Whitesburg KY
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A barred owl was highlight of Cowan stay

Points East

 

 

At first glance, The Cowan Creek Cottage, listed at Airbnb.com, appears to be just that, a pretty little country home with a welcome mat thrown across the foot of the front porch steps. Step inside and it looks/feels more than twice as large and spacious as it did outside.

Loretta, Andy and I had booked the cottage so that we could take in Blackey Days on October 11 and 12.

I didn’t realize, until after we’d already made the reservations, that it was owned and operated by my old friends and former (early 1970s) professional colleagues, Carol and Kendal Ison. A big hug from Carol and an extended handshake from Kendal upon our arrival was icing on the cake this incredibly accommodating cottage turned out to be.

Don’t take my word for it. If you are planning a trip to the mountains of eastern Kentucky, Google the place. You will be hard put to find a nicer, cleaner, more pleasant, place to stay and get a taste of the best of eastern Kentucky. If anything, the website sells Cowan Creek Cottage short. At least our visit turned out to be more understated than the promotional literature suggested it might be.

On Friday night, just before bedtime, I stepped out onto the front porch to check on the weather. I’d no sooner sat down in one of the two big rocking chairs, than a barred owl, perhaps 500 feet up the hill directly in front of the cottage, called out so loudly that it seemed to shake my chair. I’d be willing to bet that neighbors, well over a mile away, also heard it calling.

We frequently have great horned owls talking to one another just across the way at our place on Charlie Brown Road, but I haven’t heard a barred owl here in, probably, ten years. I used to take great satisfaction in calling in the barred owls so closely that they would often perch on the telephone pole at the edge of our front lawn. Great horned owls emit less than half the volume of barred owl calls and are not so easily fooled.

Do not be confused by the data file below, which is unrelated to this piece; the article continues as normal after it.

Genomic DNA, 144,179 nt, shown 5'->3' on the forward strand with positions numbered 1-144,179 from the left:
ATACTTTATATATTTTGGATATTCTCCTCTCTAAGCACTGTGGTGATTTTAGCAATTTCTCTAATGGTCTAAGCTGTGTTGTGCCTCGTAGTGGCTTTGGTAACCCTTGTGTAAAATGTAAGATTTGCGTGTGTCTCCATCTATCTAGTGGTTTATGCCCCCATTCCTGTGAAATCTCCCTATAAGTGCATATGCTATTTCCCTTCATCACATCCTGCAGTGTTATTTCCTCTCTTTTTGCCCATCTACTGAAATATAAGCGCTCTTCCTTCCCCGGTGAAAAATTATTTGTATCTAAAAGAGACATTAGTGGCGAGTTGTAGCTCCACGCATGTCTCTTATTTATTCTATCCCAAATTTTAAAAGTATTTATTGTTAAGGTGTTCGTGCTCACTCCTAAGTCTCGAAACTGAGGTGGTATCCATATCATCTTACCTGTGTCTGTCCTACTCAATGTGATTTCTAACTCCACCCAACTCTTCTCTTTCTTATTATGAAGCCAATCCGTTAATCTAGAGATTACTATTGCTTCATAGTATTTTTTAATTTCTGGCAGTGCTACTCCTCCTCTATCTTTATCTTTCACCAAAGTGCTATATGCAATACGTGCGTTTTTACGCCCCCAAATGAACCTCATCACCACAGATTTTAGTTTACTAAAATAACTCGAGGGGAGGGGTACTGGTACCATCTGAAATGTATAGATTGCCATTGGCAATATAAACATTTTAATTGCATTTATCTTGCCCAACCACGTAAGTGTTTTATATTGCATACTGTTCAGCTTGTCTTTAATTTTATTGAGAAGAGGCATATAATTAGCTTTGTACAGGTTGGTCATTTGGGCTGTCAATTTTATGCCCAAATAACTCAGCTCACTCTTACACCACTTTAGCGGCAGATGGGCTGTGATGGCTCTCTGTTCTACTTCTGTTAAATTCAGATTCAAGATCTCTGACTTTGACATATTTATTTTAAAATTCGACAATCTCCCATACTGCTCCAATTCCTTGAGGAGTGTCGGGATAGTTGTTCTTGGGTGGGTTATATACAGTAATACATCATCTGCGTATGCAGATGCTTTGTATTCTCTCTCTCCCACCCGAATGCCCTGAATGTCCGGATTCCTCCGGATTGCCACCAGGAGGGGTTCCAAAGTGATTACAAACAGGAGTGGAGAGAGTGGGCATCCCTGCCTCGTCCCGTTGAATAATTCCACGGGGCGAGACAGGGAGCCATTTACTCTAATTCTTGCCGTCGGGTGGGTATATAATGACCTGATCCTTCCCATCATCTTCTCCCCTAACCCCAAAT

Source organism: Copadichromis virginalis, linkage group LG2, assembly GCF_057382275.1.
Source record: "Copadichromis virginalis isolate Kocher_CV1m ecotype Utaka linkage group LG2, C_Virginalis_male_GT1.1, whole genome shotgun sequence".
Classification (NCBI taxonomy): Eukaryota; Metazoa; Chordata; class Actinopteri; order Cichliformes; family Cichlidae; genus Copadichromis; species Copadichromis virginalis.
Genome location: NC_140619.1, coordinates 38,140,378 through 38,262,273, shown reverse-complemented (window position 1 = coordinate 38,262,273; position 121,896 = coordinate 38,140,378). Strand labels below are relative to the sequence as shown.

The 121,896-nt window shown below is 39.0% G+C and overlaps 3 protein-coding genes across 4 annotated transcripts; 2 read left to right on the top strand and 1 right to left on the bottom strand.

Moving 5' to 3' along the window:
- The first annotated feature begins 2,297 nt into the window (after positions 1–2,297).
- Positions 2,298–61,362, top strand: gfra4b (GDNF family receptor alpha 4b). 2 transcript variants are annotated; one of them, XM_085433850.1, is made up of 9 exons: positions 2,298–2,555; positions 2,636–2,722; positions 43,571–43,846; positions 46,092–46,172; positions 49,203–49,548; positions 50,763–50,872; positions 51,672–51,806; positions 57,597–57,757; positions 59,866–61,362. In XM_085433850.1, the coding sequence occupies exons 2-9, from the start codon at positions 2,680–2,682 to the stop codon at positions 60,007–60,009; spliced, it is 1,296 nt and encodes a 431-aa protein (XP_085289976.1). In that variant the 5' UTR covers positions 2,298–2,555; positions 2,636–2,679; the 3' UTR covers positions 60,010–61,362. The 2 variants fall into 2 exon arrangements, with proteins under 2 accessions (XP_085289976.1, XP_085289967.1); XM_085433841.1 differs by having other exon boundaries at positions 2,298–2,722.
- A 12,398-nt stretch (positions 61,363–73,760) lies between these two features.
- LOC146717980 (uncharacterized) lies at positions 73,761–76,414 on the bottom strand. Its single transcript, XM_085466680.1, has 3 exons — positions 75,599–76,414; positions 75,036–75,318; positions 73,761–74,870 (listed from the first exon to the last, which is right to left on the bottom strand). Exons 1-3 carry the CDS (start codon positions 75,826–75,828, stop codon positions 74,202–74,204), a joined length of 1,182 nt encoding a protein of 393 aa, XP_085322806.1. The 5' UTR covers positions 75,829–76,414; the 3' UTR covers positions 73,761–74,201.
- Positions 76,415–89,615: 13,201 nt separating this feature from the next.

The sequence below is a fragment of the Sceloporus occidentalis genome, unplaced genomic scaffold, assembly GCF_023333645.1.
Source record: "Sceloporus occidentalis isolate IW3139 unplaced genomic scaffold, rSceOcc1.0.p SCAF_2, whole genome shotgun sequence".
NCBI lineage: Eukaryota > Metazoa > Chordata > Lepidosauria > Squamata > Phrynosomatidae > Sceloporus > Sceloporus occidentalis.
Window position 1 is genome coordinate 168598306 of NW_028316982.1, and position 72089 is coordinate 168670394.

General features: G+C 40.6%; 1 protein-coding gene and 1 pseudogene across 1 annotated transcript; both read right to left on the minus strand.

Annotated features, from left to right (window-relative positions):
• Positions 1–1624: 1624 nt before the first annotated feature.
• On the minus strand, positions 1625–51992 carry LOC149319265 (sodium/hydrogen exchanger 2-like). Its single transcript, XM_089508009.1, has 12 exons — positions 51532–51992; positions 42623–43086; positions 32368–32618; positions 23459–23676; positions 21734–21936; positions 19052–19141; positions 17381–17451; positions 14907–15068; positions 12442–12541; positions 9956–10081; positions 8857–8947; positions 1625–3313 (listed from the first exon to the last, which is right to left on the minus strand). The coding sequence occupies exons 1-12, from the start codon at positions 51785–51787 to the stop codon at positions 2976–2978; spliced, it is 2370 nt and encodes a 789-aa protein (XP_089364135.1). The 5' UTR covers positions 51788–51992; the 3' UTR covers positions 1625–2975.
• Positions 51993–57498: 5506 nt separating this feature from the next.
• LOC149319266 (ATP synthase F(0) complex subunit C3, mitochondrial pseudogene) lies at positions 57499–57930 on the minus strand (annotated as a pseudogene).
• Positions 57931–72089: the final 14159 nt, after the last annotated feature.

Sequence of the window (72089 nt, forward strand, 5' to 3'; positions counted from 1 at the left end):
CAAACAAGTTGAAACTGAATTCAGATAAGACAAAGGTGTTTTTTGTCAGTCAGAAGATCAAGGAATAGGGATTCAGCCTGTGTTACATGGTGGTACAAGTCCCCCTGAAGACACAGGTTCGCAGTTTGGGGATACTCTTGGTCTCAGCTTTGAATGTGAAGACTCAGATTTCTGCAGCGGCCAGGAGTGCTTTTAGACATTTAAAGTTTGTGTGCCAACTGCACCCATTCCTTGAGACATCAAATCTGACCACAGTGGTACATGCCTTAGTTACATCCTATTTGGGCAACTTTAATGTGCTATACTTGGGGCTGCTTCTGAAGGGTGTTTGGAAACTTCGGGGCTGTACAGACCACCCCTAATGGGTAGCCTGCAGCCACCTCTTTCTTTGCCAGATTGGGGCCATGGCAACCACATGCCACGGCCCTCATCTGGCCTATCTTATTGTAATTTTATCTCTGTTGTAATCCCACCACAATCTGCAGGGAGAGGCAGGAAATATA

After signaling Loretta and Andy to come and listen, I tried talking back to the barred owl, only to realize that, like carrying any tune, making the owl’s distinct call is another thing that Mr. Parkinson has made impossible for me. Even though I was unable to talk it into coming closer, I believe that Lo and Andy were also impressed that it was as loud and as close by the cottage as it was already. I doubt that anybody would have been as thrilled as yours truly.

After signing the cottage guest book and heading home, I almost had Loretta turn around and take us back so that I could thank the Isons for the owl. It was one of the biggest highlights of my trip!

Saturday afternoon, while sitting the same rocking chair, I decided to take mental inventory of the variety of tree species I could identify and count within view of the cottage front porch. After getting to somewhere around 30, I lost count. I feel sure that, had I made a written list, I could have identified/named at least 40 different varieties of native trees and shrubs as well as a comparatively small handful of domesticated bushes that had inserted themselves into the surrounding woods.

While the nearby forest is mostly deciduous, there is a sprinkling of hemlock, pines and at least one spruce that may have originated as a non-native Christmas tree. A couple of dogwoods, among the natives, and some mimosa most likely came from parts unknown.

By way of comparison, I came home and spent over an hour on my own front porch, gazing at our surrounding woods. After trying as hard as I could to take inventory of the botanical diversity of our adjacent forest, I found that I could name fewer than 20 tree varieties.

Of course we don’t have a nice, big rocking chair, like the ones on Cowan Creek, and that may have made the difference. In the meantime, I plan to record a barred owl call off YouTube. I’ll play it back tonight at full volume and see if I can entice one to come calling back to Charlie Brown Road.

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